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Normandy, France

Today we took an all day trip to visit the beaches of Normandy. We landed in Le Havre, France -- a major port city. During WWII it was almost destroyed by bombing. Today it is a rebuilt with modern structures. The French consider them to be ugly as they are used to looking at old buildings. A large part of the passengers will travel to Paris. We are going to Normandy.

We left at 8:00am and rode the bus for 2 hours each way arriving back at 6:30pm. We didn't know how to behave. There were no clouds in the sky. Nothing but sun. What were we to do?????


As we drove through the countryside we were surprised to see stacks of hay in the field as big as buildings.

We drive through many towns and farming communities. They remind us of parts of our own homeland. As we arrive closer to our destination we begin to get some commentary from our guide.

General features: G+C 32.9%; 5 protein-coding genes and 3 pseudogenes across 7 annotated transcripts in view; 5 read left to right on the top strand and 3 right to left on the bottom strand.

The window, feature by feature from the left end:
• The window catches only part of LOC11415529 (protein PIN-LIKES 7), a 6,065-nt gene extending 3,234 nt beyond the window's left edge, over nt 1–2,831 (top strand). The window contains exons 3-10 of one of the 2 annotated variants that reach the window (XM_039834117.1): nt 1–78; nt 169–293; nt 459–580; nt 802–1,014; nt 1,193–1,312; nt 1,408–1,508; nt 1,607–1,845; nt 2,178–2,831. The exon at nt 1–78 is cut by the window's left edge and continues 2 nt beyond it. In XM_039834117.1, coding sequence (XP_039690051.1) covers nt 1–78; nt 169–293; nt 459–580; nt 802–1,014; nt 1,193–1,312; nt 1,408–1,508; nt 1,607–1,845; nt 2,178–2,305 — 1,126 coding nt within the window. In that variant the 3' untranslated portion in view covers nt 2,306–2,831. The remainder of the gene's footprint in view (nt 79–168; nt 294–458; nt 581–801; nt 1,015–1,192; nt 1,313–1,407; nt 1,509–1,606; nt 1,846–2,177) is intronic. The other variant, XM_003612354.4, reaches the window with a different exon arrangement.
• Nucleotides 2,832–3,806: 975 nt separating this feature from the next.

When we arrive at Normandy, we are driven directly to Utah Beach. At a later stop at the cemetary there is a graphic on one of the building walls that illustrate how complex and involved the invasion was. The American forces were responsible for capturing Utah and Normandy Beaches. The other allied forces captured the others.

The distance from the parking entrance to Utah Beach is about 1/4 mile. We walked along a grave pathway and eventually catch our first glimpse of the beach.

Imagine trying to scale these cliffs with an enemy firing at you.

 No modifications have been made, nor are they allowed, at the battle site with the exception of some pathways that have been built or worn into the ground by previous visitors. The holes in the ground are a result of shells blasting the ground away during the battle.

It all looks so serene. The shoreline that you can see in the distance is about 18 miles away. It was just in range of the Nazis cannons and forms the southern rim of Utah Beach.

These are what remains of the German bunkers.